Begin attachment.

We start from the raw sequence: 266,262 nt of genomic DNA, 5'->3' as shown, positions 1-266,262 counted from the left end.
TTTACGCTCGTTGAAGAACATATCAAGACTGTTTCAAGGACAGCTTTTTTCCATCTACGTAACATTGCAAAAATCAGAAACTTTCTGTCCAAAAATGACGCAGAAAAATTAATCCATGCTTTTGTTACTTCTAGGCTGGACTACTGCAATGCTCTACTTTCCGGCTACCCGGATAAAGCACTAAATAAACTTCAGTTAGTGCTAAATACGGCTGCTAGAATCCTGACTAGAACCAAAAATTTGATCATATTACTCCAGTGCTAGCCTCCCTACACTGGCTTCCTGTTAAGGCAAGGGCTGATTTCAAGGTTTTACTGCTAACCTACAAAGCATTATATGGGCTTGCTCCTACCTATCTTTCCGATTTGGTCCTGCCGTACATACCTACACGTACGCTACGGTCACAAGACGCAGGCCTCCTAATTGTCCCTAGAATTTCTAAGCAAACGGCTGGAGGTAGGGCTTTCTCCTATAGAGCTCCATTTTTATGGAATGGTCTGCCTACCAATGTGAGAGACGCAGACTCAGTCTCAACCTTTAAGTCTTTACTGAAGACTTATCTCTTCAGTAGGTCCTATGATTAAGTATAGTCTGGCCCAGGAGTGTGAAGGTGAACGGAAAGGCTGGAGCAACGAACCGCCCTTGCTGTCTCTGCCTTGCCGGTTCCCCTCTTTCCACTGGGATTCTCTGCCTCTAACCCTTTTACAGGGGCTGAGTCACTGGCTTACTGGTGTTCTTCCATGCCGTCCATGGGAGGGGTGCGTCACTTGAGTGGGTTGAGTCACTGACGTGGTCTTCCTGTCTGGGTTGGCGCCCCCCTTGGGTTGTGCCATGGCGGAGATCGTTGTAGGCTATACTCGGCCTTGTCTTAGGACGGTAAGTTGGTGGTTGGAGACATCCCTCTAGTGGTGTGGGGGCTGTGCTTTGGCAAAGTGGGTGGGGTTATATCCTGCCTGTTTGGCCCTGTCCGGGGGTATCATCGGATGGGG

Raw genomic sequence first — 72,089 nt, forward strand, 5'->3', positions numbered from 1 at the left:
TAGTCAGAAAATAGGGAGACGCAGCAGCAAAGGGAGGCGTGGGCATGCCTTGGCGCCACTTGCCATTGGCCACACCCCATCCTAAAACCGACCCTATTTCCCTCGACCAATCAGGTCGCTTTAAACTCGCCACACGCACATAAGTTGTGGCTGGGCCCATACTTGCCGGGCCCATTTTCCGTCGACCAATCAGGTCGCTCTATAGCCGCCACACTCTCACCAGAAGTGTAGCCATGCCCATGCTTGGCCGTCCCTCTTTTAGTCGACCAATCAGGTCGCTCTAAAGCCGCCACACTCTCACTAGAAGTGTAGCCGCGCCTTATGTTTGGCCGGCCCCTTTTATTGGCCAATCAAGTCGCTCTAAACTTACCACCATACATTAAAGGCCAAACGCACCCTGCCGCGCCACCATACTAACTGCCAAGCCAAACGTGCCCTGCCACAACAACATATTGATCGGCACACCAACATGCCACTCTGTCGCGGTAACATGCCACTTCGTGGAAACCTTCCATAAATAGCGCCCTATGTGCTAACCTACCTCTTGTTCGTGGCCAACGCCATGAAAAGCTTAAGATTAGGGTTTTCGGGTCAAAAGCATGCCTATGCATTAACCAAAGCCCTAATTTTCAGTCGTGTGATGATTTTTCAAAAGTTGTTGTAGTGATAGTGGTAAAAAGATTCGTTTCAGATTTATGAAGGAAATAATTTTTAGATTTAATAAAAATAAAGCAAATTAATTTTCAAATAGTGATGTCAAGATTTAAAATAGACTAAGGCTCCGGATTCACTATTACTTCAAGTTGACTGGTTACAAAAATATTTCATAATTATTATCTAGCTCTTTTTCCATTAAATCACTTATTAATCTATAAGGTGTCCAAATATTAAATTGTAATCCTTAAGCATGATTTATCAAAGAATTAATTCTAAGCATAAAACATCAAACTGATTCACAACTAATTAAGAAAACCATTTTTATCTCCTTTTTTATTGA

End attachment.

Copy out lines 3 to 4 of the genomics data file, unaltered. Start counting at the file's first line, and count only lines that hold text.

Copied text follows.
Raw genomic sequence first — 72,089 nt, forward strand, 5'->3', positions numbered from 1 at the left:
TAGTCAGAAAATAGGGAGACGCAGCAGCAAAGGGAGGCGTGGGCATGCCTTGGCGCCACTTGCCATTGGCCACACCCCATCCTAAAACCGACCCTATTTCCCTCGACCAATCAGGTCGCTTTAAACTCGCCACACGCACATAAGTTGTGGCTGGGCCCATACTTGCCGGGCCCATTTTCCGTCGACCAATCAGGTCGCTCTATAGCCGCCACACTCTCACCAGAAGTGTAGCCATGCCCATGCTTGGCCGTCCCTCTTTTAGTCGACCAATCAGGTCGCTCTAAAGCCGCCACACTCTCACTAGAAGTGTAGCCGCGCCTTATGTTTGGCCGGCCCCTTTTATTGGCCAATCAAGTCGCTCTAAACTTACCACCATACATTAAAGGCCAAACGCACCCTGCCGCGCCACCATACTAACTGCCAAGCCAAACGTGCCCTGCCACAACAACATATTGATCGGCACACCAACATGCCACTCTGTCGCGGTAACATGCCACTTCGTGGAAACCTTCCATAAATAGCGCCCTATGTGCTAACCTACCTCTTGTTCGTGGCCAACGCCATGAAAAGCTTAAGATTAGGGTTTTCGGGTCAAAAGCATGCCTATGCATTAACCAAAGCCCTAATTTTCAGTCGTGTGATGATTTTTCAAAAGTTGTTGTAGTGATAGTGGTAAAAAGATTCGTTTCAGATTTATGAAGGAAATAATTTTTAGATTTAATAAAAATAAAGCAAATTAATTTTCAAATAGTGATGTCAAGATTTAAAATAGACTAAGGCTCCGGATTCACTATTACTTCAAGTTGACTGGTTACAAAAATATTTCATAATTATTATCTAGCTCTTTTTCCATTAAATCACTTATTAATCTATAAGGTGTCCAAATATTAAATTGTAATCCTTAAGCATGATTTATCAAAGAATTAATTCTAAGCATAAAACATCAAACTGATTCACAACTAATTAAGAAAACCATTTTTATCTCCTTTTTTATTGA